AP Sports Writer
WASHINGTON (AP) -- Thanks in part to No. 1 overall draft picks Stephen Strasburg and Bryce Harper, the 2012 Washington Nationals were considered an up-and-coming team, perhaps a year or two away from contending.
So what did they do? Went out and led the majors with 98 wins.
Thanks to that quick rise, the 2013 Nationals became a popular pick to go to the World Series. So what did they do? Stumbled at the start and missed out on the playoffs.
Now here come the 2014 Nationals, featuring largely the same roster -- including Strasburg on the mound, and Harper in left field, both feeling good after offseason surgery -- and with rookie manager Matt Williams replacing Davey Johnson, he of the "World Series or bust" proclamation.
One key difference: The club knows what it's like to experience a truly disappointing, worse-than-they-were-supposed-to-be season for the first time since moving from Montreal in 2005.
"We got ahead of ourselves a little bit. My take on it was always: Last year in spring training, we had expectations on ourselves, really, for the first time, and we thought we were better, maybe, than we were," reliever Tyler Clippard said. "We came into the season expecting to win, which is a good thing. But at the same time, we might not have went out there and earned it, like we should have."
Yes, the team that got Strasburg and Harper thanks to consecutive 100-loss seasons is trying to deal with lofty goals.
"To see the organization from basically, literally, the ground up, improve is something I kind of take pride in, because when I signed, people would be like, 'Oh, you play for the Expos and the Nationals,' and they'd be like, 'Uh, OK, I don't know them,'" said shortstop Ian Desmond, drafted by Montreal in 2004. "And now, it's like there's some pride behind playing for the Washington Nationals."
Here are five things to know about the Nationals:
WILLIAMS TAKES OVER: A five-time All-Star and a four-time Gold Glove winner as a player, Williams is doing things his way in his first managing job. There's the emphasis on defensive alignments. The aphorisms posted in the clubhouse (one example: "He who holds the ball controls the game.") Ryan Zimmerman explained his new skipper this way: "He's not going to be a drill sergeant, like a lot of people said he's going to be. But he's not going to be 'country club' or anything like that."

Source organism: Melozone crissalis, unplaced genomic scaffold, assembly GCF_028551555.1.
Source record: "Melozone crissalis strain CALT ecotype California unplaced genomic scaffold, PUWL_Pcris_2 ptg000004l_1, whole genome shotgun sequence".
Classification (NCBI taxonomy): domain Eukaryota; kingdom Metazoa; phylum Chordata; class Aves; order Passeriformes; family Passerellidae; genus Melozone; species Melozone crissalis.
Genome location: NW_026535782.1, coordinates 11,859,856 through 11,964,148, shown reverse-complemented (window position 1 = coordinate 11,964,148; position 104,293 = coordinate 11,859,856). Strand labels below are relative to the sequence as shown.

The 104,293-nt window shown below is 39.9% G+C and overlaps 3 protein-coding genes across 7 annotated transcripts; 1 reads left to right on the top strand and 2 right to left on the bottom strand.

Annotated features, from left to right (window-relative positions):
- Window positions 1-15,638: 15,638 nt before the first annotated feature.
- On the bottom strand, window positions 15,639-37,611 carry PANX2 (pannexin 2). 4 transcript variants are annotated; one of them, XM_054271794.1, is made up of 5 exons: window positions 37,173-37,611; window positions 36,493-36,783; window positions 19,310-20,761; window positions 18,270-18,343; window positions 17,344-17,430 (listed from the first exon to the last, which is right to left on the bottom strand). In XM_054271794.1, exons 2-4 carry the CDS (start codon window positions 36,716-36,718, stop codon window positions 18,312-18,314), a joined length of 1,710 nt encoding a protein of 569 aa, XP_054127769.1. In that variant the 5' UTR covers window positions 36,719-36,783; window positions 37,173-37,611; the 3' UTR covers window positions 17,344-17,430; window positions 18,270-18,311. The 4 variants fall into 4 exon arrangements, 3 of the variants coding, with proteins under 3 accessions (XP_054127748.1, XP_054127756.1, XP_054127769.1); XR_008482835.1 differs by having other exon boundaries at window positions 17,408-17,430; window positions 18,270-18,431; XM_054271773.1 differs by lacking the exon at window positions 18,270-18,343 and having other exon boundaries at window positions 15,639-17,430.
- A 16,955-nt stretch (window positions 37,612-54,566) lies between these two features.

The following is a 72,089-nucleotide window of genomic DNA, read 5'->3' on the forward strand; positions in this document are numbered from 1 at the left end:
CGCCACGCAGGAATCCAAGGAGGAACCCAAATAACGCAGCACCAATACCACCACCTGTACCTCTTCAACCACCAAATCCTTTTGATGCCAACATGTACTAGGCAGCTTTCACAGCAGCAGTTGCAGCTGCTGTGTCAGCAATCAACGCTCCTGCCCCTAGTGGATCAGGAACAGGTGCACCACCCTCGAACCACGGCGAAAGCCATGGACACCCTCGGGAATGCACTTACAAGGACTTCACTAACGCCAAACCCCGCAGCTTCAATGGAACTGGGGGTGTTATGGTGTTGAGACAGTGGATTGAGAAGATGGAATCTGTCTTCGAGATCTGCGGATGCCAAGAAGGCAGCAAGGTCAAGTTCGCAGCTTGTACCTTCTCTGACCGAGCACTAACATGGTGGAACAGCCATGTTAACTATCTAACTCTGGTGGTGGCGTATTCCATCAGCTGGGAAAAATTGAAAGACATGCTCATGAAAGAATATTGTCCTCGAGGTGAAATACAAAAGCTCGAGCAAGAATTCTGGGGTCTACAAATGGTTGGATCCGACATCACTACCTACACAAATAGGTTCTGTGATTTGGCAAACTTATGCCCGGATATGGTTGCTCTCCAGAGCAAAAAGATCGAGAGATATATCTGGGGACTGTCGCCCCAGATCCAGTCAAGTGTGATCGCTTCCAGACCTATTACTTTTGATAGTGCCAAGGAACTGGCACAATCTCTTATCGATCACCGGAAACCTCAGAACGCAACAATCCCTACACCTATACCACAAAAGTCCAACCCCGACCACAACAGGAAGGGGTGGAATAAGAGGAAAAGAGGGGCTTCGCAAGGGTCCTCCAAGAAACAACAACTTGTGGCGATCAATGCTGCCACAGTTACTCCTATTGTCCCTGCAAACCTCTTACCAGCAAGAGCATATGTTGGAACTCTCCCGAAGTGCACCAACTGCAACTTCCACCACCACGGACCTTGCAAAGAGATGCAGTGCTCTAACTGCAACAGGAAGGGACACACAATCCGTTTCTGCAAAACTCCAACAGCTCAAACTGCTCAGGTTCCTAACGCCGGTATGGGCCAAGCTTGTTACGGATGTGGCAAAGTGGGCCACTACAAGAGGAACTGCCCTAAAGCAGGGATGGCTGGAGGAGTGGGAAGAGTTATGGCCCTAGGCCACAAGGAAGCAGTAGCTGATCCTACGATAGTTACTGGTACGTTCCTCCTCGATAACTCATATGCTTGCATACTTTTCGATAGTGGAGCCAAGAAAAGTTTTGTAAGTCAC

STRASBURG'S BREAKOUT?: As terrific as Strasburg has been, he's still short of 30 career wins. He has yet to dominate for an entire season, either because of injuries or his infamous 2012 shutdown. There was the right elbow ligament reconstruction before that, and the operation for bone chips in that elbow last October. So he only has 75 starts, going 29-19 with a 2.96 ERA.
HARPER'S HEALTHY: A significant Grapefruit League moment appeared to come in early March, when the lefty-hitting Harper homered off a left-handed pitcher. The 2012 NL Rookie of the Year has a career .229 average against lefties, .292 against righties, but explained that in 2013, his painful left knee -- running into outfield walls didn't help -- prevented him from staying back against southpaws. After October surgery on that knee, he's feeling fit. "I worked my tail off to get to this point," Harper said.
ADDING FISTER: It's unclear how healthy Doug Fister will be when the season begins; the righty missed much of spring training because of right elbow inflammation. With him up to speed, Washington's rotation has quite a front four: Strasburg, Gio Gonzalez, Jordan Zimmermann, Fister. "It is a very established group, and that's one of the good things about coming here and this organization," said Fister, acquired from Detroit in an offseason trade. "These guys have had a lot of success already."
ZIM'S ON FIRST: One planned experiment was having third baseman Zimmerman work on playing over at first, but lingering right shoulder issues delayed his debut across the diamond until March 16. Still, he said he's ready to play there occasionally in the regular season. At the start of spring he said: "If there's an opportunity for me to play 10-15 games at first base, and it helps us win some of those games, then I'm down to help out any way I can."
AP Sports Writer Joseph White and freelancer Carl Kotala in Viera, Fla., contributed to this report.
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